The second industry standard system, known as the "telecine" system, employs a scanning system to transfer images already recorded on photographic film to video tape. In the telecine system, one frame of film is scanned onto two consecutive video fields with a subsequent frame of film scanned onto three consecutive video fields. The "two-three" sequence is repeated to distribute 24 film frames onto 60 fields of video. Two fields of video are generated for every frame of film if the film is shot at 30 frames-per-second for American television (60 fields-per-second), or for 24 frames-per-second film transferred to a 50 field-per-second standard (typically overseas). This overcomes the basic timing incompatibility of standard photographic movie film and television/video tape. The kinescope lacks this capability. The telecine system does capture the desired film characteristics on the final video tape. However, the initial cost of photographic film and its associated processing is still required.
A third prior art example allows the use of video cameras and video tape for the initial recording of the movie picture images. The recorded video is then broken down into red, green and blue (RGB) components and scanned onto photographic film. The photographic film is then processed and returned to video tape using the telecine process. Eliminating the need for photographic film cameras provides some savings in this process. However, the cost of scanning equipment for the transfer from video to photographic film is added. The basic cost of the photographic film and its associated processing is also still present.
A fourth prior art example takes standard video images after they are generated from a video camera or after they are recorded on a video tape and, through inter-field interpolations, creates simulated film "frames" that have durations of two or three fields of video, as described in U.S. Pat. No. 4,935,816 issued Jun. 19, 1990 to the inventor of the present application, the disclosure of which is incorporated herein by reference. This method does not simulate the exact shutter duration of the film camera at 24 frames-per-second. Motion picture film cameras typically provide exposure durations that are approximately 1/48, 1/50, 1/60 of a second or less. The typical camera has an exposure duration of 1/50 second. This prior art example simulates a shutter speed of approximately 1/30 second.
In addition, this prior art invention renders simulated film frames that are not evenly spaced in time. The ideal duration from "film frame" to "film frame" is 1/24 second. Because the prior art makes simulated film frames from pairs of video fields that occur 1/30 second apart, and a field is skipped every 5 fields, the timing between simulated film frames alternates between 1/30 second and 1/20 second. The 1/20 second film frame is the 1/30 second field pair, plus the duration of one field (1/60 second).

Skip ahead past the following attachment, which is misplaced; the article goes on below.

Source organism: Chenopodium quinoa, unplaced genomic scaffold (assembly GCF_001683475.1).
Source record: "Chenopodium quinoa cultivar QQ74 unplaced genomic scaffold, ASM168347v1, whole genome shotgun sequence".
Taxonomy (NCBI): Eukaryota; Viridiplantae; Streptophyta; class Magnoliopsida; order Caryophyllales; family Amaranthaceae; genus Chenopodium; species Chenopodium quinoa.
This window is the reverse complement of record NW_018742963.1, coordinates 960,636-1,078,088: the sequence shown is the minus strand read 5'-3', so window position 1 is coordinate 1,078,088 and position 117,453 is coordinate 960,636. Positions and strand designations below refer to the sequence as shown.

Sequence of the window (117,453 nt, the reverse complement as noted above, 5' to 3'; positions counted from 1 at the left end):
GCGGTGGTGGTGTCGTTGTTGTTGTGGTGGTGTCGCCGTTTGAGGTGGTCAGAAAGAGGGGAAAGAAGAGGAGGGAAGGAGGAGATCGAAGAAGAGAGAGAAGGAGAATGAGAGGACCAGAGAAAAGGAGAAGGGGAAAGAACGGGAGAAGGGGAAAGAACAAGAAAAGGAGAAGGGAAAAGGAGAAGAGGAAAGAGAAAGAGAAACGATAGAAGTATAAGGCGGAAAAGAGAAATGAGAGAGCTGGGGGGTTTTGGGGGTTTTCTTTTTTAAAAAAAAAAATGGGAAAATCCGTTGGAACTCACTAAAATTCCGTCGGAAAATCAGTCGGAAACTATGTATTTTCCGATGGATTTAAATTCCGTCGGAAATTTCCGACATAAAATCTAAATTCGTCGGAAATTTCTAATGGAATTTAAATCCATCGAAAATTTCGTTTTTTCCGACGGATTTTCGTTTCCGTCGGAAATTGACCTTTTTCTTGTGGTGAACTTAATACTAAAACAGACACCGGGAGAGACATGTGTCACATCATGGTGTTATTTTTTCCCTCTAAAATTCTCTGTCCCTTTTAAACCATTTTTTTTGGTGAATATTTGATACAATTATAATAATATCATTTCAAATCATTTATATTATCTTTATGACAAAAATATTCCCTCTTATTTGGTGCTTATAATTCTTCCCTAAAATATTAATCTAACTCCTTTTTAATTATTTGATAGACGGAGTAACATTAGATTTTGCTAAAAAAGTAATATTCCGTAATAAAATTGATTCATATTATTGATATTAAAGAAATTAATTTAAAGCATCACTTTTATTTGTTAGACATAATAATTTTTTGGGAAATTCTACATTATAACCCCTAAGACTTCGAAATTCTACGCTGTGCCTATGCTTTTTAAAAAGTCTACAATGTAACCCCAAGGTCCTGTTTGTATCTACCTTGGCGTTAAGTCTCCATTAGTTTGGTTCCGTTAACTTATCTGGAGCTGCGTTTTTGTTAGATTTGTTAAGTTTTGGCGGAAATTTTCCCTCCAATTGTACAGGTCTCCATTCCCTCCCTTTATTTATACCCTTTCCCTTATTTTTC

The present invention provides a method and apparatus in which a video camera produces a video signal that has the aesthetically desirable appearance of film but with the economy of video technology. The video camera has an imaging device on which a lens forms an image. The imaging device is typically a solid state charge-coupled device (CCD). A circuit provides timing and synchronization for sampling the imaging device to generate an analog-sampled video image in a 24 progressively-scanned frames-per-second format where each frame comprises 625 lines. The sampled analog video image is processed through a video amplifier and converted into a digital-sampled video image by an analog-to-digital converter. A grain simulator provides random noise with filtering which simulates grain pattern imagery. Preferably, the noise is digital pseudorandom. The random noise is added to the digital-sampled video image and modified by a gray scale modifier. The gray scale modifier preferably includes a programmable read-only memory (PROM) for bit mapping the digital-sampled video image onto a gray scale curve reflecting the non-linear characteristics of photographic film. Circuitry is provided for converting the gray scale modified digital-sampled video image into conventional video formats, The conventional video formats typically include either analog or digital 525 lines/60 fields or 625 lines/50 fields video formats. In the present invention, for converting to the 525 lines/60 fields format, a circuit converts the 625-line to a 525-line format by interpolating adjacent lines that have been weighted. Circuitry then converts the 525-line format from progressively-scanned to interlaced-scanned format. A replication of the third field is added after every fourth field. The resulting digital output is in a 525 lines/60 fields format that can be converted to analog by a digital-to-analog converter. For a 625 lines/50 fields output, the gray scale modified digital-sampled video image is converted from progressively-scanned to interlaced-scanned. The resulting output is a digital output in 625 lines/48 fields format. Alternately, this digital output can be transformed by a digital-to-analog converter into an analog output in a 625 lines/48 fields format. Conversion to a 625 lines/50 fields output is accomplished by recording on a video tape recorder operating at approximately a 4% slower speed and playing back the tape at normal speed. An alternate embodiment of the present invention employs a 25 frame per second clocking for direct conversion to 625 lines 50 fields format.